Movie Review: “The Hobbit: The Battle of the Five Armies”

Martin Freeman, Richard Armitage, Luke Evans, Ian McKellen, Lee Pace, Evangeline Lilly, Orlando Bloom
Peter Jackson

The conclusion to Peter Jackson’s “The Hobbit” trilogy is being marketed as “The Defining Chapter,” so why does it feel like less of a triumphant celebration than a weary sigh? It’s probably because the films as a whole have been such an exhausting experience, largely due to the decision to expand the initial two-part plan into three movies. At the risk of sounding like a broken record, it simply wasn’t necessary, and that’s never been more evident than with “The Battle of the Five Armies,” a 144-minute marathon of masturbatory excess in which the titular set piece (one that’s contained within a single chapter in Tolkien’s novel) makes up almost half of its bloated runtime. The fact that “The Battle of the Five Armies” is the shortest of any of Jackson’s Middle-earth films proves the futility of the three-movie model, but that hasn’t stopped him from dragging it out anyway. After all, a two-hour film just wouldn’t feel as epic.

The story picks up right where “The Desolation of Smaug” left off, with the treasure-hoarding dragon flying towards Lake-town to wreak havoc on the city. While the townspeople flee as their homes are burned to the ground, Bard the Bowman (Luke Evans) manages to slay Smaug by shooting a dwarven-made black arrow into a weak spot in its armored scales. But when Bard and the survivors head to the Lonely Mountain seeking refuge and payment for their services, Thorin (Richard Armitage) – who’s since been consumed by the dragon sickness that plagued his grandfather – refuses to help them, believing that it’s all a ruse to steal his beloved gold. As Thorin and his fellow dwarves prepare for battle against the men of Lake-town and Thranduil’s (Lee Pace) elven army, Gandalf (Ian McKellen) escapes from Dol Guldur just in time to warn them of a much bigger threat: Azog the Defiler is marching upon Erebor with a battalion of orcs to seize the stronghold, and they’ll need to put aside their differences and fight alongside each other in order to stop them.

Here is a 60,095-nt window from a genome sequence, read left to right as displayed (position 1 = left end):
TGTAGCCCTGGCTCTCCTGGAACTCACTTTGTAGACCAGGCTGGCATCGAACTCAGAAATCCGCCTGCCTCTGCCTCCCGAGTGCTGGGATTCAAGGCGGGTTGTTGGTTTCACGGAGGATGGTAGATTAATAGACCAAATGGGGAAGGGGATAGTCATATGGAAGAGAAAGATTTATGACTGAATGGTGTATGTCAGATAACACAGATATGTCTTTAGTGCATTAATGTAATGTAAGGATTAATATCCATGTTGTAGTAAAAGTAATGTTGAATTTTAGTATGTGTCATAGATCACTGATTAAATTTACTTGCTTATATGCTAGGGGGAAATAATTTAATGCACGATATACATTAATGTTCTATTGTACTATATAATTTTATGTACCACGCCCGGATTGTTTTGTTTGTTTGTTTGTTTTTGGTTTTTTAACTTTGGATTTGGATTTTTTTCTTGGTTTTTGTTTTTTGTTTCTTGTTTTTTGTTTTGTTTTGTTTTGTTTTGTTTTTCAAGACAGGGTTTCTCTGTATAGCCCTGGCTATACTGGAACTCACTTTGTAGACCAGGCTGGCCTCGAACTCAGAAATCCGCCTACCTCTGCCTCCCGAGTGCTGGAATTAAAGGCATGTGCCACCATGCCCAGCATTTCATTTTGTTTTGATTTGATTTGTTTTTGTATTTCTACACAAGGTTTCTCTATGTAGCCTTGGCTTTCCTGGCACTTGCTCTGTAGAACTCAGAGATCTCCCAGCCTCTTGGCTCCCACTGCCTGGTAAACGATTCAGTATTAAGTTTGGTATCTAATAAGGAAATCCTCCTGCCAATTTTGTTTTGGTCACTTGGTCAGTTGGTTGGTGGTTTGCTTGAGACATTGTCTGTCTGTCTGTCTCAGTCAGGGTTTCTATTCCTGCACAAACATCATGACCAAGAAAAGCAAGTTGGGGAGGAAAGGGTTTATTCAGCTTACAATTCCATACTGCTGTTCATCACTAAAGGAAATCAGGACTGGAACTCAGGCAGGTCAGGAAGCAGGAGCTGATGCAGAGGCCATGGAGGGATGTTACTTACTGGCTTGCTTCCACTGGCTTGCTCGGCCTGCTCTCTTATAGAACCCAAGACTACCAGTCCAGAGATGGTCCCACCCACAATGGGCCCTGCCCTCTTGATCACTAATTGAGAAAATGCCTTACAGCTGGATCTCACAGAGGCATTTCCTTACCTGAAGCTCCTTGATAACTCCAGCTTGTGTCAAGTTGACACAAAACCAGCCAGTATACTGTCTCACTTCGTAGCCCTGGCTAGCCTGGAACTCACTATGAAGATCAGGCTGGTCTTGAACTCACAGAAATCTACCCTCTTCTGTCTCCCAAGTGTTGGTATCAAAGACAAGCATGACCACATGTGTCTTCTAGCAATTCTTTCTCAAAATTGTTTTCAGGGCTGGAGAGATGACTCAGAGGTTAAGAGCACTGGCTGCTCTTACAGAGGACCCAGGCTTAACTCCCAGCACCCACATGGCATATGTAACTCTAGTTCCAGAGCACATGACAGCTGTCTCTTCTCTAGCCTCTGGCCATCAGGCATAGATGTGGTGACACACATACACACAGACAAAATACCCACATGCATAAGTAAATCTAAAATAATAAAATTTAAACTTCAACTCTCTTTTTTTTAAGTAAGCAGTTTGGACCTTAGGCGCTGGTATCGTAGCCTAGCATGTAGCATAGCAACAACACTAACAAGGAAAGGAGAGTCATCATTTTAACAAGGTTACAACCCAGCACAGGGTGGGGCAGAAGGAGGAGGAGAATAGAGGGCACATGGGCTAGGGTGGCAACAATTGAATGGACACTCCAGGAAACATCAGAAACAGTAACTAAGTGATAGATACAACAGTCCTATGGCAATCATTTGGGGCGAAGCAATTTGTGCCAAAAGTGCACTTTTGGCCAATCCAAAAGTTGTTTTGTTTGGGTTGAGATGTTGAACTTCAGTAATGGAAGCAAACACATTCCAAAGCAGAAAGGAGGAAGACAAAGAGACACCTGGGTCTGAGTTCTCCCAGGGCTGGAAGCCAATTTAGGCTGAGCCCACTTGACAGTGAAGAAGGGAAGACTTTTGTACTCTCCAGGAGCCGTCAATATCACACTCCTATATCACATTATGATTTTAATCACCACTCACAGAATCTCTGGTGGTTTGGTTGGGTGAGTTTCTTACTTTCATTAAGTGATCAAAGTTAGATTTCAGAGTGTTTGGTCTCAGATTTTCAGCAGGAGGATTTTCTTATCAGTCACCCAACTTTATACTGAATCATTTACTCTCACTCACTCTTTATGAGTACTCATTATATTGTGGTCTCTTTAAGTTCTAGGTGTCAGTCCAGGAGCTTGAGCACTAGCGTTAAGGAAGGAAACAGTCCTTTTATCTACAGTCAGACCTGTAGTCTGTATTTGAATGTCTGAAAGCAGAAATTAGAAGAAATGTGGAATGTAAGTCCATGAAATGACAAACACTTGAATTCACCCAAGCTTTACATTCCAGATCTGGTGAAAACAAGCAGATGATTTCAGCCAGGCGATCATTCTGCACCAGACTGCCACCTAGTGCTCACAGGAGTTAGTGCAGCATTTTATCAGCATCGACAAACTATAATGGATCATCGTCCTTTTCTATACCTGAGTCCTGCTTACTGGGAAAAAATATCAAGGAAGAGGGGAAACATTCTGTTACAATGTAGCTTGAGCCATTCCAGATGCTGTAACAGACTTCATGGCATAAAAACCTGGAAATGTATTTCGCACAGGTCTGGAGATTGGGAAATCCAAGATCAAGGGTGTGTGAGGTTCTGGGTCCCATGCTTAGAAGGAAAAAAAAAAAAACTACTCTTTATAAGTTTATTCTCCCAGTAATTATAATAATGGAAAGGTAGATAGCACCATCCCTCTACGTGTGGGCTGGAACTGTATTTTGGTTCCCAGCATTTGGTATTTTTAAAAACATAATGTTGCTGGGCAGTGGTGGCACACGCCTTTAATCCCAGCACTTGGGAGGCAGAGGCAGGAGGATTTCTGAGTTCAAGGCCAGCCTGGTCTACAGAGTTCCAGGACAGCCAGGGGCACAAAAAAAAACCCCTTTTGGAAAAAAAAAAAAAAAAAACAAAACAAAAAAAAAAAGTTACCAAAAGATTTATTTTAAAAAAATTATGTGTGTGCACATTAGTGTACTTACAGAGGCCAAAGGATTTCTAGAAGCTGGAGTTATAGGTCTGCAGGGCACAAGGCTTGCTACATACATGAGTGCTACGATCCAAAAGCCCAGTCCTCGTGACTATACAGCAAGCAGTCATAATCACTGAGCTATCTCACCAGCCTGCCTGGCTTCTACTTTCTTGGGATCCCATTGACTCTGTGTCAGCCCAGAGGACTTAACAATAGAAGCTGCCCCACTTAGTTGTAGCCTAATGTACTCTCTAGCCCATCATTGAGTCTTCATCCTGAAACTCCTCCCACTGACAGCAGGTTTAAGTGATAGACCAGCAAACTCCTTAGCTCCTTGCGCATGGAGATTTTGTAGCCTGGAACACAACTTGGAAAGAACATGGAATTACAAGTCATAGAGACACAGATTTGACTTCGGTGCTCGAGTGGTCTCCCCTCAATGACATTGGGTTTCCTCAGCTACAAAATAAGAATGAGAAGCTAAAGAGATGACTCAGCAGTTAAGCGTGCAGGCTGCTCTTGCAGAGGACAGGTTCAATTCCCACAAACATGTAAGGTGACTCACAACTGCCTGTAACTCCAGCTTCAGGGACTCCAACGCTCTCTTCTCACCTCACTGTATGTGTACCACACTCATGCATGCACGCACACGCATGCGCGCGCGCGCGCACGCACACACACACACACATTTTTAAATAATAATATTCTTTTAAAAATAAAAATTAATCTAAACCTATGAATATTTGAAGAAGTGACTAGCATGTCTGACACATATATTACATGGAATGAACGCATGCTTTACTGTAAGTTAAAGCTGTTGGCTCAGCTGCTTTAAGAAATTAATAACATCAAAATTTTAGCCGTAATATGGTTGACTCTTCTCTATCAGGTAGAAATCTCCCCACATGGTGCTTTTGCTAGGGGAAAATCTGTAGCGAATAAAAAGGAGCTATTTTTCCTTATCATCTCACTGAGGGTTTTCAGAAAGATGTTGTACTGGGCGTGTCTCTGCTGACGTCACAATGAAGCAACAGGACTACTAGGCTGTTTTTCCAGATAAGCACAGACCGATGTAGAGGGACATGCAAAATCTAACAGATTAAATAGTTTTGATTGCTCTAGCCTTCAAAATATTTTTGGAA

Read the rest of this entry »


You can follow us on Twitter and Facebook for content updates. Also, sign up for our email list for weekly updates and check us out on Google+ as well.